Someone asked me how my blog and newspaper column came to be titled "Bleachers Brew". It's like this, it's an amalgam of sorts of two things: The bleachers area in the stadium/arena where I used to sit when I would watch baseball, football, and basketball games and Miles Davis' great jazz album Bitches Brew. That's how it got culled together. I originally planned on calling it "The View from the Big Chair" that is a nod to Tears For Fear's second album, Songs from the Big Chair. So there.

Monday, March 6, 2017

Looking at NU’s 5-set win over UP

Looking at NU’s 5-set win over UP
by rick olivares

The weekend of UAAP Women’s Volleyball matches may somewhat be described as – grand larceny.

Ateneo stole two sets from La Salle and the result was a four-set win over their stunned arch-rival. Adamson won their first set of the season and could have done better except they fell apart allowing UE to take its first win at their expense. And it was the same thing when National University up-ended University of the Philippines in five-sets. The Lady Bulldogs ended their three-match slide while the Fighting Lady Maroons endured a third straight loss.

Yet even with NU’s win – and look, one losing streak was going to end here while another was going to continue – it doesn’t mean they are out of the woods just yet.

They looked great and close to the form of their first three wins of the season before looking befuddled again in the third, fourth, and much of the fifth set. Who knows? This is where they perhaps turn their season around. But that remains to be seen.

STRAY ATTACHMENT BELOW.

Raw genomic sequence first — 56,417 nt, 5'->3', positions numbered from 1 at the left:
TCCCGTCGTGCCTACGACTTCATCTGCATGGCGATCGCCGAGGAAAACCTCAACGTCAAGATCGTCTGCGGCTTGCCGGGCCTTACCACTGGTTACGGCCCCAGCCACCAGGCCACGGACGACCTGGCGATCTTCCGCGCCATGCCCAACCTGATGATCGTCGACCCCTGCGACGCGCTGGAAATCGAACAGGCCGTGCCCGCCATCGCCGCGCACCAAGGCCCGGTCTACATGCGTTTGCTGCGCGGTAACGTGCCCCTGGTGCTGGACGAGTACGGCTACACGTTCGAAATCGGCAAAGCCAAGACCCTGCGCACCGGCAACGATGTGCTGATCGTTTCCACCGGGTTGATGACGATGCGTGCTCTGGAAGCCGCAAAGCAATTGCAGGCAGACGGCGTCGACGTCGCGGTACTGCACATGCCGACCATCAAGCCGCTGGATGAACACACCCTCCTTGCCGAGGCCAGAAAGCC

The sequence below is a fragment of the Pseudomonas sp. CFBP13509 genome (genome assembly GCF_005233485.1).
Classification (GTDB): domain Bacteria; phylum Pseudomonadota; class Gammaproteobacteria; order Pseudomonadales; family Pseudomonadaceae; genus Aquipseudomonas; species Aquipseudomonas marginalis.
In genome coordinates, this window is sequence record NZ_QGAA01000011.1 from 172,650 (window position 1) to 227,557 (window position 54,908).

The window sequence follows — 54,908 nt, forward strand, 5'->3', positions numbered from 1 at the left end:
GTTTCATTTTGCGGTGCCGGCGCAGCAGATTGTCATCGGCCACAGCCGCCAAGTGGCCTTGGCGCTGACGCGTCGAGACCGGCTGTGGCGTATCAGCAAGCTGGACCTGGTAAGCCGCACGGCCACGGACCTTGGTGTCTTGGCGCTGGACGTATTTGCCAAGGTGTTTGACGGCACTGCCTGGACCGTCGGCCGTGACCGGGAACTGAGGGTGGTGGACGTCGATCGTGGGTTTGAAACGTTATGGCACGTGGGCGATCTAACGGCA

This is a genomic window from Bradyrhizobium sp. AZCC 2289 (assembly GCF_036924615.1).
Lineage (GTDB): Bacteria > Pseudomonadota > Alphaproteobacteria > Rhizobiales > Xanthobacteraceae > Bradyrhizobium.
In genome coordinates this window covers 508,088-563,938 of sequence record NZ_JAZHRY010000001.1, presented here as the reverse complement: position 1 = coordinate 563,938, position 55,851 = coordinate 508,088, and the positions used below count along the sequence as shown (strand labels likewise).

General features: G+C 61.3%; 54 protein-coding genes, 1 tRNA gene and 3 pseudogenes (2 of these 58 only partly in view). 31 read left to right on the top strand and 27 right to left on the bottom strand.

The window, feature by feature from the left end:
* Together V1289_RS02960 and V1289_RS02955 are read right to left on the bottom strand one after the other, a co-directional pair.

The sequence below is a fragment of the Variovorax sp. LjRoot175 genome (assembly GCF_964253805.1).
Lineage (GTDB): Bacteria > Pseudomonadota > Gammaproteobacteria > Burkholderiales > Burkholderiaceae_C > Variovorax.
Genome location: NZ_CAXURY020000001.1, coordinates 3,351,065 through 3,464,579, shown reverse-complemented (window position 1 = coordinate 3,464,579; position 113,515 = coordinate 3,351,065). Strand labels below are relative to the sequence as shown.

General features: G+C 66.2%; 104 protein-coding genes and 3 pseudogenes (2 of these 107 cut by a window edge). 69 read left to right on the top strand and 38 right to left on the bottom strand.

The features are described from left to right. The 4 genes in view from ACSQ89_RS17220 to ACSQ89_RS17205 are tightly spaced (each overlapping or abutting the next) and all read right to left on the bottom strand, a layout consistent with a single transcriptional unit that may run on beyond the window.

How did NU snatch this huge win?
Jaja Santiago had a lot of help. After missing for quite a while, Jorelle Singh (15 points) showed up and middle hitter Risa Sato (12 points) contributed mightily especially with her terrific serves. During that fifth set deficit, 10-6 for UP, NU’s two constants were in the flow.. Santiago in front and Sato serving. Audrey Paran, the team’s super sub as of late, only came in the fifth set and she helped out.

Even Roselyn Doria, the team’s starter alongside Santiago in the middle last season, played the fourth set and helped out despite her team losing to UP in that frame.

I thought that Roger Gorayeb did his best coaching job of the season thus far, when he held back on his anger and disappointment to keep it light, to talk strategy, and give a lot of confidence to some of his struggling players in Singh and setter Jasmine Nabor.

These past few years, the question surrounding NU has been two things – mental fortitude and the Michael Jordan conundrum. The last one refers to how the Chicago Bulls were called the Jordanaires; a derisive term used to describe the supporting cast. Only when they stood up did the Bulls win a championship and by then the other players were called by their first names or by the tag “the Big Three” in reference to Jordan, Scottie Pippen, and Horace Grant for their first wave of titles and later to Jordan, Pippen, and Dennis Rodman for the last trifecta of championships.